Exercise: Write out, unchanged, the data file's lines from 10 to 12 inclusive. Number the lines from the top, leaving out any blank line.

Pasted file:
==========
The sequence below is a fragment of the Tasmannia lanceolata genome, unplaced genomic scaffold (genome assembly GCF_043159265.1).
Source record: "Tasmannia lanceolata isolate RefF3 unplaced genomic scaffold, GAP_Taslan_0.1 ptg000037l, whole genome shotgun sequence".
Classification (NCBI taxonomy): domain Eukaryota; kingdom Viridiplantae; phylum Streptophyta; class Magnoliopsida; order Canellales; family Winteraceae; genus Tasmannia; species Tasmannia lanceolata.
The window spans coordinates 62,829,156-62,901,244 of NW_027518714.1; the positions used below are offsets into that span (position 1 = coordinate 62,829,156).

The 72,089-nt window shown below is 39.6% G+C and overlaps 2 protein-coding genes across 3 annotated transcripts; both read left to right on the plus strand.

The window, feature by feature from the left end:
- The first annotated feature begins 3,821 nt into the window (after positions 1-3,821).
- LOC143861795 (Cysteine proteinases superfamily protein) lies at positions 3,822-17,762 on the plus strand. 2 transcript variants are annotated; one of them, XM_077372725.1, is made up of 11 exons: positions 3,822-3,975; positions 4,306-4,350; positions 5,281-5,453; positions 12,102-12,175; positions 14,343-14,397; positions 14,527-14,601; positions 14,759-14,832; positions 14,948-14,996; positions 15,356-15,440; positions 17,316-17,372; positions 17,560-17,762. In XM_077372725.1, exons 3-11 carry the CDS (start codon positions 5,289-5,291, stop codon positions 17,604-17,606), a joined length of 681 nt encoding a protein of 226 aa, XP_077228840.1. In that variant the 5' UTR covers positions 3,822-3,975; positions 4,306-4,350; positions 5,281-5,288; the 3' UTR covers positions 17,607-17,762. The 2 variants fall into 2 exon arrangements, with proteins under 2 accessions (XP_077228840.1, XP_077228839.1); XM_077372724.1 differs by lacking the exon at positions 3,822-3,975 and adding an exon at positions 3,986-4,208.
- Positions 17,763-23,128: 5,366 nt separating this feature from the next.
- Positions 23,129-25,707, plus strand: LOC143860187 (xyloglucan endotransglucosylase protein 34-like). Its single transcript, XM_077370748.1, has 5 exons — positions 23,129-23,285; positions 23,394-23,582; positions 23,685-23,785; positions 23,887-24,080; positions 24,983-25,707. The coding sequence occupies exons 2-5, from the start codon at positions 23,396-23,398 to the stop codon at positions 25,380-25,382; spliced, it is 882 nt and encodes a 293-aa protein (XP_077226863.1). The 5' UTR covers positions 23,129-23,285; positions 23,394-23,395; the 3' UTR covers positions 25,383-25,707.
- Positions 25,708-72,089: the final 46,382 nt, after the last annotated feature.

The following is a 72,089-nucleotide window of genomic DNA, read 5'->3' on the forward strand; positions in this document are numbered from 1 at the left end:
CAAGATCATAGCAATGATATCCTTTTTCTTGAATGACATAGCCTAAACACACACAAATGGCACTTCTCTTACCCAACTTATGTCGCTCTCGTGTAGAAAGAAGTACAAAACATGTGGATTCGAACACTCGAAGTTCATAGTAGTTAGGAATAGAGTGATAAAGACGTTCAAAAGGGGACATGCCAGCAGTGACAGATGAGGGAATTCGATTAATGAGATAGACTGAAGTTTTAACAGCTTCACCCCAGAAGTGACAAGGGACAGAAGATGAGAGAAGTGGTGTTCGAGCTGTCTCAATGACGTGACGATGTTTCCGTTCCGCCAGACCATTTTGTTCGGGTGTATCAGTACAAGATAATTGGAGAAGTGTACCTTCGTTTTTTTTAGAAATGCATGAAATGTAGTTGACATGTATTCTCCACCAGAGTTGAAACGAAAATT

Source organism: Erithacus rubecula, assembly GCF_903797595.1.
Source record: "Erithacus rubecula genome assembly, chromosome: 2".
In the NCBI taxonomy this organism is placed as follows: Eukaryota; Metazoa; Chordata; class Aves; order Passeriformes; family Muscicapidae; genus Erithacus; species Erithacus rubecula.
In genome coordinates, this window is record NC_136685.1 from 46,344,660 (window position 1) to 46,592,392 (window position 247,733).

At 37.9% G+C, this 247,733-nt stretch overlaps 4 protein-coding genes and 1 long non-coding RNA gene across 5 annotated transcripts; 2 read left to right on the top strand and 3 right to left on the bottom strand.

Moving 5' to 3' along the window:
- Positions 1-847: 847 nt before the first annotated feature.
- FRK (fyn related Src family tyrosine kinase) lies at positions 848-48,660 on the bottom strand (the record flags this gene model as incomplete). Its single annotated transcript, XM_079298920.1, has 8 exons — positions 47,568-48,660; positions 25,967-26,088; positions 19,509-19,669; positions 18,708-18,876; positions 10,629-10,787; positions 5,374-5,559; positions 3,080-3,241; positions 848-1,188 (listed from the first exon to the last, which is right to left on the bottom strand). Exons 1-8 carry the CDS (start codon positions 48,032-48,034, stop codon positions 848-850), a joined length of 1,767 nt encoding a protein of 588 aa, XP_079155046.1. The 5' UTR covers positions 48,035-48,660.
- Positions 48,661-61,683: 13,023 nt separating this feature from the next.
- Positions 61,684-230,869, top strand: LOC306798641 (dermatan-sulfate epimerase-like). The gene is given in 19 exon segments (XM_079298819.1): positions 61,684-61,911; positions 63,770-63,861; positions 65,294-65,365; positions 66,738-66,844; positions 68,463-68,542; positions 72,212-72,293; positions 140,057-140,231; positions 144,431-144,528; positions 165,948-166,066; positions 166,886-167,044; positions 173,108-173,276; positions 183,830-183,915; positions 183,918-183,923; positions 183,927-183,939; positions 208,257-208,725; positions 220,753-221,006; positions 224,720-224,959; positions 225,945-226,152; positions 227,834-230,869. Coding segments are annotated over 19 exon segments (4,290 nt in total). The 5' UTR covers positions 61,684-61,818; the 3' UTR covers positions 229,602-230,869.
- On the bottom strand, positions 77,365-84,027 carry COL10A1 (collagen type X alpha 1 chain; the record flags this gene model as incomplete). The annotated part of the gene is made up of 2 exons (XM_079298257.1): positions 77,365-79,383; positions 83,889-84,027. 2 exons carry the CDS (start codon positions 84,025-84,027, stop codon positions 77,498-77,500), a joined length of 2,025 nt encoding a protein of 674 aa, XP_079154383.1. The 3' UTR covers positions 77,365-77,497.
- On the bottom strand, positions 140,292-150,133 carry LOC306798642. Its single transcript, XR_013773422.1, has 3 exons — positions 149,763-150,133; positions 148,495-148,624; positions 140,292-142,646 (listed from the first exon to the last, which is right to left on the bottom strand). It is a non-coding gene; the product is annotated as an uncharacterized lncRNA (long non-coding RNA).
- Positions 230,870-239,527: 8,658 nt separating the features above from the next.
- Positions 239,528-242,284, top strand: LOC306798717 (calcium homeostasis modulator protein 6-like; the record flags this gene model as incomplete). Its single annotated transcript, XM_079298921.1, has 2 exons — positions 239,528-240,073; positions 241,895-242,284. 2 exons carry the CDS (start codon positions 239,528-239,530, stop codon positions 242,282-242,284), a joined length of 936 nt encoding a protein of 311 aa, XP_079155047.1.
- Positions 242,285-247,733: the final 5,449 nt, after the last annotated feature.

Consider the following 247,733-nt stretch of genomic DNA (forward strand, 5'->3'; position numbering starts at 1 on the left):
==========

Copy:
- Positions 23,129-25,707, plus strand: LOC143860187 (xyloglucan endotransglucosylase protein 34-like). Its single transcript, XM_077370748.1, has 5 exons — positions 23,129-23,285; positions 23,394-23,582; positions 23,685-23,785; positions 23,887-24,080; positions 24,983-25,707. The coding sequence occupies exons 2-5, from the start codon at positions 23,396-23,398 to the stop codon at positions 25,380-25,382; spliced, it is 882 nt and encodes a 293-aa protein (XP_077226863.1). The 5' UTR covers positions 23,129-23,285; positions 23,394-23,395; the 3' UTR covers positions 25,383-25,707.
- Positions 25,708-72,089: the final 46,382 nt, after the last annotated feature.

The following is a 72,089-nucleotide window of genomic DNA, read 5'->3' on the forward strand; positions in this document are numbered from 1 at the left end: